I wrote about this issue a while back:
Social Skills in Nursing (Part I): the Art of Validation
Human nature is rather bizarre because workplace relations are never really about the work that is being done. For instance, do you know a nurse who is loved by coworkers, patients, families and management even though her work is sloppy?
When we flip the coin, do you know a brilliant nurse with superb procedural and assessment skills who struggles at work due to an inability to connect on an interpersonal level with colleagues, patients, families and management?
It all points back to the concept of acknowledgment. Many of our coworkers size us up based on how good we make them feel, not by our good work performance. This may not be fair, but numerous things in life are unfair. Thus, nurses who validate the existence of their coworkers will always be favored over those who self-isolate, focus solely on work, and fail to form cordial workplace relations.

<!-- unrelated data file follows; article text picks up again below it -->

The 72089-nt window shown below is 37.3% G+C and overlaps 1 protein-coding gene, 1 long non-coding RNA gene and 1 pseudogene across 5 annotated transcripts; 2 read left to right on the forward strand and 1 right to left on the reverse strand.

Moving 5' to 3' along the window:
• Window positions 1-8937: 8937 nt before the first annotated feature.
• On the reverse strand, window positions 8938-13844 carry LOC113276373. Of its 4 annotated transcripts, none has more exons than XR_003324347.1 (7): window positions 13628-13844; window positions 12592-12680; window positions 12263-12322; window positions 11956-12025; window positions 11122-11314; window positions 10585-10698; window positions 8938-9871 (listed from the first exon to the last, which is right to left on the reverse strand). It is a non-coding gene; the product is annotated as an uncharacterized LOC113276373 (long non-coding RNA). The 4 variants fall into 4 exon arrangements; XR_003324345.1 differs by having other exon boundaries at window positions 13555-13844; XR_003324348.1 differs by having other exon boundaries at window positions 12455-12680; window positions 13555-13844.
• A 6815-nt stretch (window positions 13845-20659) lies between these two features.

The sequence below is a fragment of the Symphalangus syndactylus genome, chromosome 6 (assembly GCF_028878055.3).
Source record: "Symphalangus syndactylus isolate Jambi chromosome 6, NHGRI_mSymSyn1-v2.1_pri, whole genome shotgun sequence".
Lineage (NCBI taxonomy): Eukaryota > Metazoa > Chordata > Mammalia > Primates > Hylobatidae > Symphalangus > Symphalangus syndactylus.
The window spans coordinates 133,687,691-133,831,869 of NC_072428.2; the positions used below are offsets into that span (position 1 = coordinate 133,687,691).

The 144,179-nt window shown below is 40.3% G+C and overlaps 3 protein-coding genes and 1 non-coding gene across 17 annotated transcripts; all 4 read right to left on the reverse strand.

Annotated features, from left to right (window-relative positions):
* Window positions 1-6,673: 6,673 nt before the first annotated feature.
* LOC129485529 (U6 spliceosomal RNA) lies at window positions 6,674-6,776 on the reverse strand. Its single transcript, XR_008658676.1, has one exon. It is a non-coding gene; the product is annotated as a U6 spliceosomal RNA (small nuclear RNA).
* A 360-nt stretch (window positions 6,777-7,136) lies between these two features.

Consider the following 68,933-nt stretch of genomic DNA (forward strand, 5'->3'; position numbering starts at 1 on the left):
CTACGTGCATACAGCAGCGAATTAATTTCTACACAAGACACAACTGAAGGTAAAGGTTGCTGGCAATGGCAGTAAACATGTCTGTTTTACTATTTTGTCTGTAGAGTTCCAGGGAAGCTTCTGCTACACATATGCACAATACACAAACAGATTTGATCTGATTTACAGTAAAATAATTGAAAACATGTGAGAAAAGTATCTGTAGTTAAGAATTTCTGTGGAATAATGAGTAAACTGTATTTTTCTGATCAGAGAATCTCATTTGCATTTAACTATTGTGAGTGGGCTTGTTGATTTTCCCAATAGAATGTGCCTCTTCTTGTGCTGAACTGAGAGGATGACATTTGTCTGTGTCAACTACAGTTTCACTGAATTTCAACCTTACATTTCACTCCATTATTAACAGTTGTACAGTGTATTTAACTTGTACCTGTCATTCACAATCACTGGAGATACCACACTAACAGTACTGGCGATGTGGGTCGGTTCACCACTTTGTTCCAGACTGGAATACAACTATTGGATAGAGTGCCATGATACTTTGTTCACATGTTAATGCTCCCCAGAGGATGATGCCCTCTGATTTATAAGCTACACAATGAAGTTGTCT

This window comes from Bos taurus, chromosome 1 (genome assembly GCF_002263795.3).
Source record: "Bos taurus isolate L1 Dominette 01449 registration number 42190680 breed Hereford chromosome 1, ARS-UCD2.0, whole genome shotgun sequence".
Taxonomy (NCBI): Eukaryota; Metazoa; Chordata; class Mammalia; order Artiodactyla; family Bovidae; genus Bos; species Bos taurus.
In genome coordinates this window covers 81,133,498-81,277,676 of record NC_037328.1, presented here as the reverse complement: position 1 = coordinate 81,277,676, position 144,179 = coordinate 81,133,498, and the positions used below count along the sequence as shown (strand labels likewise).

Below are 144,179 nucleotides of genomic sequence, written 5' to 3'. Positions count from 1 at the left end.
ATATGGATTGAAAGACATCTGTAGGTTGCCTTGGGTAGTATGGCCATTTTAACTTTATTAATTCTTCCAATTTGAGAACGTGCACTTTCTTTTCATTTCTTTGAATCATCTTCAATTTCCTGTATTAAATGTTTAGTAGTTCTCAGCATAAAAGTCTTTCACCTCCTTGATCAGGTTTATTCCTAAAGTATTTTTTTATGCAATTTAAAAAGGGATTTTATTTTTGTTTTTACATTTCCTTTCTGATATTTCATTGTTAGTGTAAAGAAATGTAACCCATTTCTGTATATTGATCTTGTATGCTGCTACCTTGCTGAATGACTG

Some would say, "I am there to work, not to make friends." Do not get me wrong. You do not need to be personal friends with your coworkers. However, acknowledging them, validating their existence, and being the type of workmate that people like will go a long way. In other words, play the game